Thursday, January 21

Pink Leaf in some sort of Stitch

Today I was doing some stitching for one of my swap embroideries. Now lately I have been doing lots of Stem Stitches for my outlining (as you can see here) at least that's what I thought I was doing. But these might well be Outline Stitches. According to my  A-Z of Embroidery Stitches (which has a cover that hurts my eyes by the way, take... away.... the... neon.... pink!)  they are very similar except that with the Stem Stitch "(...)the thread is always kept below the needle, whereas in Outline Stitch it is kept above." Huh? It doesn't help that I'm left-handed and working from left to right (or is it upside down?) which makes it even more confusing, at least to me... Time to order Yvette Stanton's Left-Handed Embroider's Companion I think!


  1. It's lovely, whichever it is :)

  2. Hi Nicole, Yvette Stanton here! I can only encourage you in your quest to buy a copy of my book. You go girl! :-)

    As left-handers, we work stem stitch starting at the right, and travelling left. Each time you bring the needle out, it will be below the previous stitch. This produces exactly the same look as right-handers get, but they work it turned 180 degrees.

    Any questions, just ask!

    I haven't read enough of your blog yet to learn where you are, but the book should be making its way into shops in Europe, the US, and Australia about now. If you can't find it locally, you can also get it direct from my website:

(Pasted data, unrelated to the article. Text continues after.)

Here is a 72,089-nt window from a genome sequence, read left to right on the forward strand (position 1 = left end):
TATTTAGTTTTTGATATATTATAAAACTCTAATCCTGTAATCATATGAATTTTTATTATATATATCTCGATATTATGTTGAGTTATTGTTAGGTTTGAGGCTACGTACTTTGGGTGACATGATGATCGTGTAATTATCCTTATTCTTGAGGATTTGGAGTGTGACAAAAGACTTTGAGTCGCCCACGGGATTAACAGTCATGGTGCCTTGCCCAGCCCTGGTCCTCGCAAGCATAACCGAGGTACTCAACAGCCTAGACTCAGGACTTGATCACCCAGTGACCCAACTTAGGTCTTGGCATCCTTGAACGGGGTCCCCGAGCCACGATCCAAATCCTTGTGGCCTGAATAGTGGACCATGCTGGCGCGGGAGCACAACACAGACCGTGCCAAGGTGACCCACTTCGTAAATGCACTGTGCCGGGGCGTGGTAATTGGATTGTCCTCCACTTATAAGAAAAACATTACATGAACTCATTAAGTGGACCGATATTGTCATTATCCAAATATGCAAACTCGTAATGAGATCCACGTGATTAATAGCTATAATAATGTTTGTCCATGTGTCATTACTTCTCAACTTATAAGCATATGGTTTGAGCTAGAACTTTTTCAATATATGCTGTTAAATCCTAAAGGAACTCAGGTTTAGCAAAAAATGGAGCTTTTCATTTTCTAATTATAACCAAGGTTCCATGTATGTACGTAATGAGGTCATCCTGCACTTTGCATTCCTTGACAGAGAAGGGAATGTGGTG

3. Thanks all! Yvette, I'm still confused about what stitch I actually did here (because I'm always stitching left handed from left to right)! :)

  4. Glad you are warming up to stem stitch- it can be quite beautiful, I find. I sometimes try Jenny Hart's stab method (Stitched Effects), for a slightly different character to the stitch. (And what Yvette said fits with what Mary Corbet of Needle'n Thread says about it, in terms of directions, and stem vs. outline.)
    BTW -Although I love all your patterns that I have bought, I have "jumped" to my little Vogel :)

  5. The one shown on the edge of your pink leaf is outline stitch.

    Do you "stab" rather than "sew" - make two separate movements for each stitch, one down and then up, rather than just one which goes in and out through the fabric in one movement? If yes, then you would easily be able to go left to right as a lef-hander.

    Just woken up. I'm not sure that I'm making much sense yet.

  6. Yes, I'm a 'stabber' because I feel that makes my stitches more accurate. I'm not sure if I can 'switch' to the sew technique, so I guess I'm destined to only make outline stitches! Thanks for all the info :)

  7. Ok, if you're stabbing, that's ok, you can still do stem stitch.

    At the moment when you stitch your outline stitch, from left to right, you come out below the previous stitch. If you want to do stem stitch, the only change that you need to make is to come out above it. You can still go from left to right, with your stabbing method, but just come out above the previous stitch.

    When I stem stitch, I also stab, as I find that gives me a much more accurate result (and that's what's shown in the book too). However, as a left-hander, I work from right to left as I find that gives me better tension, and I can see where I have been!


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